Bring your cheeses, your water balloons and your frogs: The Flying Karamazov Brothers are back in town.
Tonight, the quintet comes to the Doolittle in "Juggle and Hyde," a collection of comedy and circus feats, ending with an audience-participation number in which the Brothers attempt to earn their standing ovation by successfully juggling objects "heavier than one ounce, not heavier than 10 pounds and no bigger than a bread box."
"Even when we were doing Shakespeare ("The Comedy of Errors," which they performed here as part of the 1984 Olympics Arts Festival) in New York, people showed up with buckets of squid," Howard Patterson said. "It's tough, because we do it for an ovation, and if I lose, I get hit with a pie in the face. For the first 500 or so times, that ignominy used to be upsetting. Now I've lost any vestiges of dignity. It only gets in the way."
Patterson still isn't sure how he ended up in this business. "I was supposed to be a biologist," he said ruefully. "It never occurred in my wildest dreams to be an entertainer." Nevertheless, he had taught himself to juggle--with walnuts--and, after hooking up with college dorm-mate Paul Magid ("He thought I was an effete snob; I thought he was a barbarian"), the duo started performing as an act.
Soon afterward, technical director Timothy Furst and Randy Nelson came aboard, and, after college, the group moved to San Francisco, where between clubs, fairs and streets, "we basically starved for a winter," Patterson recalled.
Magid also remembers the early, hustling days. "When you're performing on the street, the people going by are taken by surprise; they're not expecting to give you money. So you have to form a bond that's quick and strong. I like that excitement. But since we started opening plays, we find being in a theater a lot easier to connect with an audience. They're waiting to see you. They want you to succeed. And there's much more control."
He also enjoys touring, which has become a nine-month-a-year feature of Karamazov life. "I always had romantic visions of being on the road. When we started, it was actually quite wonderful, living the life of modern-day troubadours. We still do, but it's a little more formal." Indeed, priorities have changed. Many of the members are now married and raising families. (Sam Williams joined in 1982, when Nelson took a paternity leave.)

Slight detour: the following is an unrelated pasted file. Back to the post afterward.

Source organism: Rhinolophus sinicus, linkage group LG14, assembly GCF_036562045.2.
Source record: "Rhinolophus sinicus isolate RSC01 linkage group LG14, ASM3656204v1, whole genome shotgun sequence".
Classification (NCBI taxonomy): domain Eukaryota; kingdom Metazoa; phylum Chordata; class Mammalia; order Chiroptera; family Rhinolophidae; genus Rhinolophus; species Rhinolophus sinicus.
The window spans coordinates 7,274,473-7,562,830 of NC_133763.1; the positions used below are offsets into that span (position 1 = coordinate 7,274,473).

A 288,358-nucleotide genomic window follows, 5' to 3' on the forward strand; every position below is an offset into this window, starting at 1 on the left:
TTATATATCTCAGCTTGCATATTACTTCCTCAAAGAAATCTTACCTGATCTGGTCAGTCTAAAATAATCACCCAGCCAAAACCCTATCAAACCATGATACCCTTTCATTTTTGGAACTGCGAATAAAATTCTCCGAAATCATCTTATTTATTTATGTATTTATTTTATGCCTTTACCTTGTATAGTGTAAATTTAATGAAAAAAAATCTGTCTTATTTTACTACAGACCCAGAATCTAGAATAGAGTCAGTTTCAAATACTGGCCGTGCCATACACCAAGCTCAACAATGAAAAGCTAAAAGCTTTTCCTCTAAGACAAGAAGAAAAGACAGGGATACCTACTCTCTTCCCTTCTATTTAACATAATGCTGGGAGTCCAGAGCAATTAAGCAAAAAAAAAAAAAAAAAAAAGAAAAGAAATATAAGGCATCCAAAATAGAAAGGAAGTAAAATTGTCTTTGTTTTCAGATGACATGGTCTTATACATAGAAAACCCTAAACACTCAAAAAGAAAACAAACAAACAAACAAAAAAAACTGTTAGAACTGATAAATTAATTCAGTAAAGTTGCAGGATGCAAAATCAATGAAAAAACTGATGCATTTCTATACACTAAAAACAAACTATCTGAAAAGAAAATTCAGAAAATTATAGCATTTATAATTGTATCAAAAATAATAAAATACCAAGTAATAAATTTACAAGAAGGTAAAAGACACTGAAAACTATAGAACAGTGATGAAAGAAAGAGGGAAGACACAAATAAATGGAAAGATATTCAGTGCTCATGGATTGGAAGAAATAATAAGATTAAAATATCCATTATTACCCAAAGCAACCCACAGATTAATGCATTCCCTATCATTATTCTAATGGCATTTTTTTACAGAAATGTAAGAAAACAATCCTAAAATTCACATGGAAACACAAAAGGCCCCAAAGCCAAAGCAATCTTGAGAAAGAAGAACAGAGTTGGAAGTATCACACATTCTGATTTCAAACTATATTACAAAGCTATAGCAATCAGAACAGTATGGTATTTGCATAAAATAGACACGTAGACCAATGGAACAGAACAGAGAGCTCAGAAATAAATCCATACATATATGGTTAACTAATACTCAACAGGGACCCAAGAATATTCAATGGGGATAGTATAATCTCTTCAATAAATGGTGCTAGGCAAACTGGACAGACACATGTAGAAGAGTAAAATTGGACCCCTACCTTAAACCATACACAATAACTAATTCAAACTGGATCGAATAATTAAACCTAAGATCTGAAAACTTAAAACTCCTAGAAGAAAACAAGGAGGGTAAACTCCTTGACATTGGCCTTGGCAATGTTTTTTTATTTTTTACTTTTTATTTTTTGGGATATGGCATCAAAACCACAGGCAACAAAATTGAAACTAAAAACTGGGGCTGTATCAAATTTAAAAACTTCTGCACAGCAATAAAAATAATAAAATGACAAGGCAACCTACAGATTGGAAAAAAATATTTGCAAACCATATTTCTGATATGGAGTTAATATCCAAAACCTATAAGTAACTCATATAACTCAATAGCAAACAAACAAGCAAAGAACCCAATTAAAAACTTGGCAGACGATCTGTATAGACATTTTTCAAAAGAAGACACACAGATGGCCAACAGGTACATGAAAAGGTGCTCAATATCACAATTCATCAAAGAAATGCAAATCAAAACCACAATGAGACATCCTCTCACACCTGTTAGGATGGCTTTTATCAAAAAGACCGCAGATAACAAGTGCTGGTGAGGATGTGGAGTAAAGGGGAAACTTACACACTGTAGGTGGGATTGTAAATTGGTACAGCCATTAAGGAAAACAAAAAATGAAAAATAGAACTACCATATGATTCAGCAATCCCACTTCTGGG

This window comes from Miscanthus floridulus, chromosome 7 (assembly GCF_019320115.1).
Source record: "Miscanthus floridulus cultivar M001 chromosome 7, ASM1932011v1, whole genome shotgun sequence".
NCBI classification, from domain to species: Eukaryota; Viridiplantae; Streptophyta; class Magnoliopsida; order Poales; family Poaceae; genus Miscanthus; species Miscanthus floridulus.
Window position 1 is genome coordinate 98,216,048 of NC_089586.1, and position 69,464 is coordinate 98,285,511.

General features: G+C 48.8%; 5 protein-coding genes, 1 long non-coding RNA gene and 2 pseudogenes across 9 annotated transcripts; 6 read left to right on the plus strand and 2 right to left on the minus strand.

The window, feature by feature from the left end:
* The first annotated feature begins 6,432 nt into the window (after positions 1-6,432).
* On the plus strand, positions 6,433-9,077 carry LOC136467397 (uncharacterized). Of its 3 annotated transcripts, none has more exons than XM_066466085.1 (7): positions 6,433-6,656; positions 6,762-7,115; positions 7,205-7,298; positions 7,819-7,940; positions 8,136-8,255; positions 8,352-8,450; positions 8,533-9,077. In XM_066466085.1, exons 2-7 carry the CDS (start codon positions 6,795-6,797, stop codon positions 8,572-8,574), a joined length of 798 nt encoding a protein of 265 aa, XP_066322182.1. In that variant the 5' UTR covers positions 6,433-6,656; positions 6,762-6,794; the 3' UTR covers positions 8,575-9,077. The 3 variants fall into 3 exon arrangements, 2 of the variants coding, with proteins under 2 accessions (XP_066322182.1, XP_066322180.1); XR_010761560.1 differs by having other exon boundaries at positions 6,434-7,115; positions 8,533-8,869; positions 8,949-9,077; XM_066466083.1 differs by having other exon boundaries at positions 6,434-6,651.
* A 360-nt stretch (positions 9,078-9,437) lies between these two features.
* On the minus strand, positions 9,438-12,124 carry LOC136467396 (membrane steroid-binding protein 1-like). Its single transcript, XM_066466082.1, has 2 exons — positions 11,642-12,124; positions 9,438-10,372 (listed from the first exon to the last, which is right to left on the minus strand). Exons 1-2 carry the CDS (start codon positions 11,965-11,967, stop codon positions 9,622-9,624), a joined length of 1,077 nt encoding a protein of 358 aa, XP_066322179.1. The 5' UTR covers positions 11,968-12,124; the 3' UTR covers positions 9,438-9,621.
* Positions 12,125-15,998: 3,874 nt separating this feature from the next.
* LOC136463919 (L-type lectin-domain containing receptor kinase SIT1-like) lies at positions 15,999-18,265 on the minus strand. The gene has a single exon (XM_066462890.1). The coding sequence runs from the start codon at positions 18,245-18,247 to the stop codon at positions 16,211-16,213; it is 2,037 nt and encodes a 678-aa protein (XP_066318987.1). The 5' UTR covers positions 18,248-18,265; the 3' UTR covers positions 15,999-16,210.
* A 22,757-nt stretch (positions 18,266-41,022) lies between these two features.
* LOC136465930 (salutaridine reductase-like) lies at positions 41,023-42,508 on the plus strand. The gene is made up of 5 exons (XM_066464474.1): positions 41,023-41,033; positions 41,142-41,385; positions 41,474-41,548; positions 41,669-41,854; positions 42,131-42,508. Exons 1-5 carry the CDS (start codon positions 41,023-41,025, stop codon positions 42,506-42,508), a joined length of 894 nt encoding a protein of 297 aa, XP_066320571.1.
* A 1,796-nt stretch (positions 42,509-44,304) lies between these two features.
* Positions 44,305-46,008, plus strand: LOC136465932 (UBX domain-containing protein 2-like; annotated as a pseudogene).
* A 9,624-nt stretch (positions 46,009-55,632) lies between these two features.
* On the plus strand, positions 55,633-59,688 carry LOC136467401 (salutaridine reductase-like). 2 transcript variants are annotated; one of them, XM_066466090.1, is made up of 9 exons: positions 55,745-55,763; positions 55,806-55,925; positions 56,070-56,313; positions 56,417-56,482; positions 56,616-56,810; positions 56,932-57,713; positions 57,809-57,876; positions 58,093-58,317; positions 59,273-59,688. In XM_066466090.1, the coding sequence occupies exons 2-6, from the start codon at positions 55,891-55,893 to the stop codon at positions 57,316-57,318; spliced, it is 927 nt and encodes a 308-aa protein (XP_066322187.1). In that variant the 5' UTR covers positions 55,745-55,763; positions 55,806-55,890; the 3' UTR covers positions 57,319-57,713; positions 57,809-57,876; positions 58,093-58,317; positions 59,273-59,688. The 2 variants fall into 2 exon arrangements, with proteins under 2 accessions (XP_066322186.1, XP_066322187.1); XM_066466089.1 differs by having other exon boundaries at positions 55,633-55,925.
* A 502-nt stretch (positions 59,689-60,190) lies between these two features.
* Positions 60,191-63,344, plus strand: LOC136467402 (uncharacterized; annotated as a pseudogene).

In spite of occasional solo ventures and the inevitable "worn (emotional) paths," Magid believes in the group's staying power--specifically because they are a group.
"No human being ever accomplished anything alone," stressed Nelson. "When we started juggling in college, we found it was fun. Juggling with someone else was even more fun. The feedback is amazing, and one of the most human-amplifying aspects of what we do. We're a company. It takes all five of us to make one good performer. And each of us has his specialties. I'm probably the best ad-libber. Sam is the best clown. Howard is unmatched in juggling crazy things. Paul can catch anything. And nobody--except Harpo--can twinkle like Tim on stage."
In the last few years, they've appeared in a big-budget movie ("Jewel of the Nile")--and gone from unknowns to well-knowns. "The last thing we ever want is popularity," Nelson said. "All that does is use you up. We just want to sneak around, have fun, please audiences. It's the process of doing, being creative. But I can't romanticize this stuff too much. It's just my job."
A description of the goods for the uninitiated? "What we do is very broad, very different from the present-day theater of realism, very based on ourselves," Williams said. "It's juggling and funny stuff, singing and dancing and I dare say, acting. This show has a lot to do with music, creating music through juggling. One piece is a Bach invention played on a marimbaphone, played as the mallets are juggled. We also have back drums--built into a harness on the knees, shoulders and back--and a suit we invented, with electronic signals that trigger a drum machine."
As for their curious moniker, "It started when we were going to the world's fair and needed a name to perform under," Timothy Furst explained. "Howard was reading 'The Brothers Karamazov' at the time, and saw a lot of similarities between those characters and our own--and the Flying Santini Brothers." Any resistance to the name? "Sometimes we are referred to as 'The Brothers Karamazov,' " he noted, "which I'm sure has Dostoevsky turning over in his grave."